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Lethbridge Herald Newspaper Archives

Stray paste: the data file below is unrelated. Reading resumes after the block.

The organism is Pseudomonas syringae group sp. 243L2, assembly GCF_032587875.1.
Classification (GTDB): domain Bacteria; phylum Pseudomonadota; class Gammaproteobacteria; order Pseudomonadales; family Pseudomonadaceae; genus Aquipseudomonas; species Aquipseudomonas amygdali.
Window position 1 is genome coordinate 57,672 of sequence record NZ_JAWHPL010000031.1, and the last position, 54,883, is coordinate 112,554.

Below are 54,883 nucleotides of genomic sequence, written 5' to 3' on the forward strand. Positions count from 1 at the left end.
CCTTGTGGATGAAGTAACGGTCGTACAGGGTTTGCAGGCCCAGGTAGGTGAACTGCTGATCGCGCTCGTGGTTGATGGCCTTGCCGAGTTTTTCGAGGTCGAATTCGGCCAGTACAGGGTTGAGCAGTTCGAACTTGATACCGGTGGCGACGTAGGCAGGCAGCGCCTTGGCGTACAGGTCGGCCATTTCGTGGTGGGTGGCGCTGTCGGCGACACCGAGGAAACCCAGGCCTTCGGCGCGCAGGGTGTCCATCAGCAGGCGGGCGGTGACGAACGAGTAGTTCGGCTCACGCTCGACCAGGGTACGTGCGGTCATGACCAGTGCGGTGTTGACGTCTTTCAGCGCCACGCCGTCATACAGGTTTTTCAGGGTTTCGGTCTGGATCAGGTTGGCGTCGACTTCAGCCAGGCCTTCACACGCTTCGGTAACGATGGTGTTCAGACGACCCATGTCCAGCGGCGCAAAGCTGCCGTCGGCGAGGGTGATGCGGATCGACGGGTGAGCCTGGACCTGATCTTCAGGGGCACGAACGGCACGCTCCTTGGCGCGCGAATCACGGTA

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Lethbridge Herald, The (Newspaper) - December 27, 1920, Lethbridge, Alberta PAfiR TF-tt THE HERAL9 MONDAY, DECEMBER 27.-.1S23 THE ADVANTAGE OF SIMPLE TASTES BY THORNTON W. BURGESS Whose tastes ere simple will succeed In always meeting every need. Porky. juddy Foi, hunting through the snow-covered Green Forest and wsn- tferiris where the' next meii was com- tee from, and It lie ever, ever would know how it (elt to have full stom- ach again, carna across a broad trail in the snow. At first It didn't Interest film. Bft kneir who had made that trail and he. knew that ne would have to oe hungrier thai he then was, and lie was sure- that wasn't possible, before he would eren think of trying to get a dinner from that' fellow. 'Porky, tlie old Quill-pis, has been along muttered Red- 1 iy. 'I.woarter. If he is as hungry I am. If I eiiuldn't move any faster than that slowpoke I would starve I o death. I had an idea that perhaps he." slept through the winter, but these tricks'certainly are his. Well, he I doesn't interest me." I R'eddy went on a few hesl- 1 tatcd a minute, then turned to follow Prickly Forty's tracks. "I may as see where he Is and Is i muttered Ready. he tell me where "I can1 find 'some- thing to eat" The truth is Rcddy was curious. It in'his nature to pass A trait like, that and find-out what he .could about the maker of it. It Is hi of. all -his neighbors and i tfceir-ways that makes him the clever .Ecamp-he is. take him long to find Prickly Porky.- That-trail didn't go .'far: It led straight to a big hemlock tree.-.Redd? looked'up. -There was Prickly Porky, the Porcupine out on brie 'of the branches.'He was grunting contentedly as lie gnawed off the bit off the EmaH twigs. It quite plain thai-he was Ten' well 'satisfied with life, his breakfast. He was enjoying "These ate not hard times, said he very decidedly. gone hungry yet excepting for a shori time during stormy-, weather, and don't ly Porky dropped a twig of hemlock at Reddy's feet as he said this.'- Reddy did a't even sniff at IL Ha turned .up his nose.. iYes, sir, ht turned his black nose: 'Pricklj Part of Ireland Under Martial Law pentura. Hair on tail and aromd odder thould e clipped short. The air o! ,t milking time should be free iron lust or odors and no sweeping: or 'urblng of manure during milking. Milker., Milking and Care of Milk 10. Milkers shall ha free from all disease, thall pare their nails, scrub Uwir hands before milking, and don clothes, opi.-overaUV which ihall be white and clean' and not uaed or any other purpose. Milktuj should >e done with dry y. 'gently, about (he game >y the same person every 'day. Dis- card any milk off color. It dirt or flies drop: to milk, reject it. Narrow- mouthed, partly-covered are furnish a sterile article but it pro- and steriUted gauze should be put ducea certain changes la the milk oily metal strainers. and other make it less digestible and uu- utenslls, should be rinsed in warm desirably especially as an Infant food, water, scrubbed with an alkaline-ulu- snaaea areas show the counties'of Tlpperary.ani-Cork, which havcibeen.placed law. 1. The Galway. county" council has truce., asked the British government for a The Limerick county council has adopted a. resolution disassociating itself from the Galway animal, the purer 'will be its secre-' "'Good morning, neighbor. You seem j tos bo lucky enough 16 have found something lo eat Any one who1 can get a meal these hard times is said Ecdd.v. 'Prickly'Porky turned to Jbok down- at Reddy, aud there was Jnst. a'wee his dull little'eyes. "These are not hard safd'he, j-ery de- cldeaiy "This is fine weather. I. Ufa it There Is no luc's abo'nt having j plenty to luck at all; There !s plenty .if food, such as.it is; Ills just a er of simple tastes. That is all there IE to it If yon had simple tastes like'mine, -'yon TrtJuld never go hungry. I havejieVer ____ cause 1 move slowly and em content to slay in one place for days at a time. You think yourself smart. You boast of'being one. of tho smartest of all'the people IB the Green Forest. Yet you.go hungry most, of ,tha time, never knowlng'where the next meal is coming 'from, while I have plenty and to may be: stu- pidest fellow '.In the Green Forest, as 1 ha'ye heard you.call I know enough tp'-kee'p my tastes I never..go'. Of the same food .day .after'day gets 'tire- some, but filiingV.and a full.stom- ach saves a lot of .worry, and discom- fort. _ _The. simpler.yoflr. tastes the easier.it get along in. thls.world lust lock. that, .away in. your: mind Reddy, and think it'dver.'- 'iir (CopyrUtht, Burgess.) 'jPrickly Porky.'.'u Milk Siipplyanc) The Public Health s to their .In my last article I mad ij' the state- ,ment that good health was tha great- .cat national asset. I may new say the Baby is the na- hope. To him we all to take our place when we go west. But babies die under one year old by "the thousands, and why? not because God has so willed it, but owing chief- ly to the Ignorance of man as to tj care and f ;Mflk'fcelng the infant's sole'food, 1 shall take that for my subject in this letter. Mill? Supply and Public Health .Milk Is a universal fobd. It Is the Bole food of millions of infants under one year of age, the' main of children during their first years of lifeJ and an important adjunct food in the diet of all persons of all ages and conditions. VSn the United. States not leas than hundred and forty million gal- lons of milk were consumed in the year 23 gallons per per- son. ..This Is In alone... A-pore milk supply' ti therefore of paramount Importance to health, not or.ly becaii'se milk is a tiWersal food, but alspibecausc milk, being an animal secretion and almost favoVablo medium for bacterial growth. Is very seldom pure, and vis capable of causing and transmitting disease. Tho effects of an impure pub- lic milk supply are noticed on the rate of Infant mortality and upon tha gen- and mortality froin cer- tain causes T Infant mortality Is very much great- er than general 'mortality. Tho greatest causes olSntanl'mor- tality are the gastro-lntestfnar dls- 'eases Gastro-lntesllnal diseases are chiefly due to impure food. Milk -be- ing the chief food of 'infants, Infant is chiefly due to ifnpnro milk. The following statistical rtnts ai to the foregoing logical conclusions are proof of the relation of: milk to iii' ant mortality: in England (1905) the death rale was 15 per general The death rate of Infants was 128 in rural, and 183 (o in cities, per 1 births In of children born alive, 235 din during the first year. In (ho rale was; In Paris 145, and In other large cities 1S4 per In 'tho United Slates, out of daath.s during 1505, there were deaths amongst Infants, under one year. _ The greatest Infant mortality In Russia, 208 per Tho lowest is In Norway, 90 Out of the Infantile deaths In one year in France in cities the deaths per amongst infants iidii diarrhoea In January 212, In Au "Other Sala show-the same large proportions ot "infant deaths duo lo Sastro Intestinal and the sreat Increase'of the rate during tie hot summer months. Breast feeding and pure-milk lessen Infant mortality. According to Newsholme, tha num her of deaths from epidemic diar rhoea of'infants .under one year o age is about one-tenth among breast fed babies, as 'compared with artl ficlally .fed bablos. The In" the New-Yorl Hospital In 1902 was 7.44 pe cent, among those breast fed, whils amongst, th'o'se bottle fed was 62.1 per cent. In 1891 .the death rat among New York's: children i lindt five years was 96 per and.13 during the summer months; whii after the increase: in the consnmp milk ;tho''deat rate ot 1906 was. but 55 per Milk and Disease The Intimate relation of milk wit has-been claimed an Mllk'-ifro'm a tuberculous'cow wI that; disease' to.: the child. typhoid feraA: scarlet: fever, dlph therla.andjmocslcs In'milk, have bee proved -beyond doubt'in many, cases The germs of (yprfoid have ofion bee inii'mllk, where they develop and multiply..This germ may also, bo ..found 'in .the; milk products, such A large numuer of violent'opiilcm- ics of beDir traced to .'In- fecled 'Two rbf. our own demlcs were traced directly (o It. Besides causing, .certain Infectious diseases, milk is. also Capable of caus- ing certain. gaslro-inleslinal disturb- ances .which .often .result fatally, es- reclally In infants, Theso arc due either lo various acid and oilier bacil- li whch may develop n' tho milk dur- ing and between the of milking and corisiimplion, or; the disease may fce duo to certain toxins produced in deteriorated milk, and th'e action of wh.lnh.Is not. always evident. Even Kllghtly sour milk may cause diar- rhoea, .fn.the young. Sources' of Contamination of Miltf Tho sources of bacterial contamin- ation ol milk are very many, and may be classified as follows: m The milk animal; (2) Tho dairy farm- (3) The water; (4) Individual hand- ling Ihc rallk; and (5) Milk utonslls The quality ot tho milk depends greatly on ths condlllon of health ot the .milk animal. The lack of cleanliness of'any cow, specially of the udder; teats, tail nd under parts of. the body, are Im- ortant factors in he milk derived; from that animal. .In -Its perogrlnatlqns the reducer and-consumer milk goes hrpiigh many .places, in each of chances and ources of cuntamlnatlon. The farm- lace, the stable, the. mUk creamery, the. car, the :bot- ling establishment, the; wagon, the store, .are all-places :where hc'milfc may be infected from one or nother s'ource. ivln all .and each 'of there are ..persons, ulen- etc, fupon which r gsrnisvo! ty- id and-.scarlet jfever.vdiphtheria other- Infectious ".diseases may aid which may, find lodgement n .the.'milk, .and-thns to he consumers.. number; pi lift erent'.: In divifiucls handle: the'. ra lij 'rom jho.- tline' it -i s rived f roni f cow.-f.o the The "farmers, the milkers; the ;drlv >rs, tho creamery workers, the tot milk dealers, and' grocery men.are Infec- lous agents from .w.hom milk may derive, some: of the germ's with wliich it is-often contaminated. Another: factor, in '-the source of milk- contamination various milk nillk pail, tHe strainer, the can, thq' botpes, 'dippers, etc., .all ,ot. which may be'dirty and infected.-by the persons handling olher.means. Finally, a very Important source of contamination Is'found In the supply of farms and'dairies, of the water with which the" teats .and ud- ders', the etc.; are washed, and .of the. waiter which' Is sometimes at. times unintentionally, airowed tp gain ac- cess lo the milk. This Is particularly applicable to our.milk In almost every case'the water supply of farms is from the Irrigation ditch and very liable lo be'infected. Chemistry of Ml'lkV Milk is an animal secretion, and consists of-water, "in-which are dis- solved and suspended" various''solids. Cold does not kil'i bacteria, nor does It the mfectivlty of pathogenic U however, one ol "the kest means, of Inhibiting tke action ol re'tardlag their development and the milk from rapidly does net change the dlgestlbUJttjr; or' chancier of milk and a claan not containing too miny and whole- some for at a tempera- ture.of under 50 degress F. Boiling for 15 to 30 minutes Is or- dinarily a safe procedure, and may water, scalded and boiled'or sterilised In, a steam sterlllier. No sneezing, ccuahing, tobacco pMteuration By pasteurization of milk Is under- stood a proms 'of heating -it at a tempei-ature add fora time sufficient or- expectoration should be penalttedl to d8slroy the most common patho- dnnng mUkjng. Straining and genie germs, without at the same time ing. must not be fions be. f for the theVtoner spE-jgermlcIdal propertlca are not destroy, whitewashed. painted 1 ed. r o ftxternal causes, has never" be pn possible tbsbbtaln'a mlik which' is entirely free "from thim. The greater "part, H not all, the bacteria. "in ..milk are derived from outside sources, and the greater. the number, of persons handling, the Beater. the number of changes.frpm one place .to another, and from 'one vessel to another, and the less clean- ines's islables, trie greater.' of bacteria ..jn miik. The. number of micro-organisms may vary' from 500 In a cubic centimetre. (16 in a -milk drawn under the most rigid and special aseptic precautions .to !a. a. cubic centimetre found Iii some market milk. Ordinary commercial milk con- talps a .variable number of minimum- for. standard certified milk' is per c.c., for. inspected milk Ordinary market milk may contain; to These great numbers -may alarming, to.ithe public most are harmless. The lactic "acid organisms form the greater part and these cause -the.. so.uring of and infprnr.ns .wbea.'lt'.b -no loncer fit 'Some of the bac- teria .majr prodnca, certain toxins which inftammatlona in children and adults Milk Is adulterated by e addition of by subtraction of or keeping of milk from time It Is taken.from the stable, to the Umo of jts removal lo market. _ Mill house should be clean; whitewashed, floor, hard and cleana- Ible and provided wfth plenty of light and -windows' tor ventilation. Strain- ing must be done, carefully and asep- tlcally. The temperature of the milk ihquld.te rapidly reduced to 45 de- grees. Regulation of Dalrks, Bottling Estab- i and creameries must be well lighted and vent ilated, the'' tone r faces- clean, whitewashed' pai. The floors Bh'ould be of concrete and bulidlng no other purpose- than handling'milk and ita products. No bottling to be done ez- cepting In eslabllBhments ittedftor the purpose. J.KIik metal .or glass seams, nooks or. cor.n- arijrbottles should: the common en'se. variety, .ster- irefl p'.TSifiined discs. .Cans, ottles, e'tc., should.be cleaned by rst being 'rinsed in warm water, then and -scrubbed with a stiff rush and soap or other, alkaline splu- on, _and hot water and'after that be- ng sterilized by boiling or-in steanj. teriilzefs, then dried kept !n- destroying-the milk: ferments, nor al- tering its appearaa.ce and di- gestibility, 'v According, to Koionau, the best temperature ud length' of time for efficiency la 20 minutes at a temperature of HO degrees F, .This, temperature dow nol: destroy" tue .ferme'irls and does not' slier the milk, but ibMlotely dotroyi! al! sach may say they ate ud typhoid, but to the letter by on etc. Paste'ttriied milk" rapid- department with the exception oJ tfo. ly cooled immediately after heating, i1' and No, 9.- ,11s Under, the con- The advantages of. this process tro! of Department of (1) That most if not all of the Agriculture and they. taw.repeatedly common lacteria. and their toilns are tf> apply the tuberculin test, killed. stutin g. that our bams do not comply serres" high'; eommendsHra.; No. 9 In' 1 fihd.it out Li, la-.wai jici-'vui. uuv .It to in its entirety, i vv. by both, ;.hy the of thickeners, etc., 'and-.; b; the addition of preservatives; .-it It also regarded as adulterated iwhen :ll .8' below a certain chemical or bac tcriologlcal standard :whlch Is pre- scribed by a province or municipality Prophylaxis In Milk Supply The best means to. prevent tlie spread of disease III effect from impure milk Is a' thorough sys .cm of sanitary production and It sanitary supervision from the time it leaves the milked animal to1, the time it reaches the consumer. production of, clean milk em braces the proper regulation of th tollow.lng sanitary -details: the relative amounts of which pent! on many various factors. de- Its average composition is 87 per cent, water and 13 per cent, solids. The solids consist of: Fat, 3.6 per casein, 3.3 albu'men, 0.7 per cent.; milk sugar, 4.7 per cent.; mineral matter, 0.7 per cent It also contains oxygen nitrogen, car- bon a certain number1, of c.rigymes... fljid ferments, aud numer ous bacteria, Milk fat Is formed'of the glycerldes of a number of fatly acids. It la in the form of globules, more or Isas minute, distributed through the milk, and-has a-tendency, owing to its spe- cific gravljy being lighter than the rest of the fluids, to rise (o the top, forming what Is called cream. Cream Is fat, ;ijor is it all contained in'the milk, but simply tho upper layer of lhesmilk containing a larger'pcrceriloge' of milk fat. But- ter, is "the product mado' by gather- frig.ln any manner the fat of fresh'or ripened-mirk Into a mass, which-also contains a small portion of the other constituents of milk and Contains not less than 82.5 per cent: ol milk fat. Cheese is the sound, solid, .and rliienctl product made from milk o_r cream by coagulating Ihe cuse.'ji thereof with rennctt or lactic The water supply, m'ust be pure The drainage of the ___ .In-free air and Stores In which milk Is rsold .should a.clean and sanitary. The milk can. hould not be near vegetables or meat nd kept'at a'temperature of 45 de- irees the can should be always overed and stirred before each sale. sleeping to. be allowed-.on prein. ses: Dnrlng transportation milk .should IB' kept refrigerated and the tempera- ure BO. degrees 'F...: Cans and Kittles'1 should be labelled with najne of 'wholesale dealer, is well'as with he-'name'of ..dairy, with.daie of mllk-J ng' and 'if pasteurized, with date .ot such, -MMk Prewrvattion'' The rapit) changes produced In milk nUnedlttery -after its' being-'derived Worn' tho 'animal, changes due to chem- ical and: bacterial pro- cess, make it Incumbent that it should >e consnmed as soon after Its produc- :Ion as possible. This is Imnosslble n cities, milk com IPX. to them froin long distances so It Is Bometlmes 24 (3f That the ferments and their reqHiremerts. Mr. Parry, ,_.ji, L.._- one of the producers has his herd tested; ai.bis ownjeir-Sniie .and ;de- That the process may' compllshed scale, and fur- nish a cpmmerclally' safe Jinilki (4) ;-That the taste, i out in us entirety, i odor and cream separatloiT quality araj MlJk This'is a matter of detairpertainlpg altogether to the laboratory and being of a technical understood by the public. therefore not refer ,tpjt The reijlUi are.shown-'lh-our'nlohthly mayfsay the Health Department: in Its su'pervlBion of ;ttie milk traffic inlthla by the rulev and Ideas con- In the Thanking yosifor thf large amount ot space you have granted me, K Gew.'DeVebVr, Mi D..' Oraper'iit Health, (5) .That pasleurited U kepi cold, furnishes 'a cleac, healthy milk; safe 'for Infant food and other poses. Sanitary'Supervision of Milk A complete'system of sanitaiTr'siip- e'rvlsion of milk must embrace .the fpl- lowing jpeasures: J 1... Government inspection Un'd "tests of dairy cattio 2, Inspection ot drainage and wat- er supply of dairy'farms. 3. Periodical inEiiecllon ot dairy equipment, etc. 4. Municipal all 'estab- lishments 4nd p'roducing, manufacturing, 'transporting or selling milt'--- -'iV'.-- 6. .Periodical of farms, creameries, factories anfl stores. 6. Formulation official standards of and: its products. i. ..Unless'.1 some ards. 8.. Collection of samples' and chem- ical and bacteriological examination, S.. tabeiling oramiallkisoiaVwIlb time whol 10, PROF. HASBONNIER Dec, August C. C. Harttonnfer. well known !BI tha died list loa' Onr Btandards'are simitar 'cy that of the Total Solids 11.75% Cream Butter Cheese Solids Kot Fat 8.50% Fat. 3.25% 18.0% Cream' ________. ___ conld not be kept for go lomj a period Regarding rnlea of supeirls- .coinmlUee of membtrs of parliament reporteds y" "oo the preiehi r be good. 3. The surroundtngs, barnyard, am stabliiiE should ne kept cleani 4. Care should he'taken for .thi health and the feeding of the cows. 6. Cleanlicsss in milking, In tli milkers, and care ut milk should b "X 6. All dairies, bottllrig and mil establishments should.be regulated.' 7.. Hams should 'tie located oh eU vafed ground with sloping Aides' t facilitate drainage and should be use exclusively for no other domes tic animal being 8. Stables should be specially coi structed one storey oi. concrete are best.' Floors are .bes to bo constructed of bricks laii .In cement, mortar or with ce- ment top; never of dirt or wood. Walls and celling should be plastered and hcpt Floors should; be graded'.to one paint and from therej drained Into a sewer, if present, or-: to sorao.-dlstant cessrool. Slalls should bo at least 3% feel wide, 7 feet long, and 9 feet high and should-bo Iron staunch- ons tor securing the'cows. At 'the foot of stalls there 'should be a gut- ter of iron or concrete and which should be graded and drained into sewer or cesspool. There should bo at least cubic feel of space for each cow and proper provision made for entrance of fresh nlr. There should be a'window for every 20 feet and there should Be at least four scjuare feel of giass for- each :cow. Stable door and windows-should havo screens to prevent The walls. tnereoJ w th rennolt or lactic a'cM floors.-ceilings, be clean- wllh or wllhout the addition of ripen- cd daily with water. in (ho OnHed States Jn 1905, The belter 'the heall'i the hmn died fronfafarrh'oli 'and fbe feeing, and "ho'care of the ing ferments and seasoning, antl cbn- fains not less than 60 per cent, i of milk fat. The reaction of milk is ampholerlc, i.e., it is add to litmus anil alkaline 16 turmeric. The specific gravity should be from 1020 to lD32. It is however, lowered by high temperature, decrease -of solids, Increase of waler, incrciso of fals, and Is higher on Increase of total solids, decrease water, and lower temperature, Bacferla Milk even when freshly drawn con- tains a largo-number of microorgan- isms. sjst these aro dw 9. Care, Health, and Feedlnff Special caro must be taken to delect cows that aro suffering from tuberculosis. They should bo tested wllh tuberculin by a veterinary arid all reading must bo excluded and de- stroyed. Pure walor supply Is neces- sary, and feed should consist of fresh haj, grass, corn anil whole grain? but no Ill-smelling vegelabfes> weeds, brewery swlllj, sour cnsllago shouiil 60 given, Sail should ho accessible al all limes. Cows should bo celaiied brushed dally. The0 tinder surface of Ihe body should be washed wllh warm WiiW immediately before milking. JUST ISSUED Pireetory 1920 YEAR BOOK OF ALBERTA v Official data covering agriculture, lands, fishing and Dublic works. GAZETTEER AND ALPHABETIGAL DIRECTOItY Describing 1975 cities, and settlementg within .giving iQcatSon, distances and'directions from larger how reached, with a synopsis of local etc., followed by an alphabeti- cal directory.of all business and professional employees, CLASSIFIED BUSINESS SECTION The business interests of the Province, including manufacturers, wholesalers- and all products from the rsiwmaterial tc'the finished'article, are classified under 385 headings, alphabetically arranged according to towns, PATRONIZE ALBERTA INDUSTRIES Almost anything which anyone desires can be purchased in Alberta. Every dollar spent here assists the Province. You can assist the province by trading with Alberta merchants, If "you. are unable to purchase what you desire in your local to.wn or community, then consult Wrigley's Classified Business Di- rectory, a copy of be secured at all first-class drug stores, confec- tionery stores, hotels, automobile fact, most of the live business concerns have a copy of WrigleyVAlberta Directory. -V i: Subscription prepaid to any address. Wrigley Directories Limited D. J. YOUNG A CO., LTD., 715 1st Ave. W., Calgary. P.O. Box 1548, Calgary. A. H. ESCH A CO., LTD., 10102 Jasper Ave., i'u'. Edmonton." ;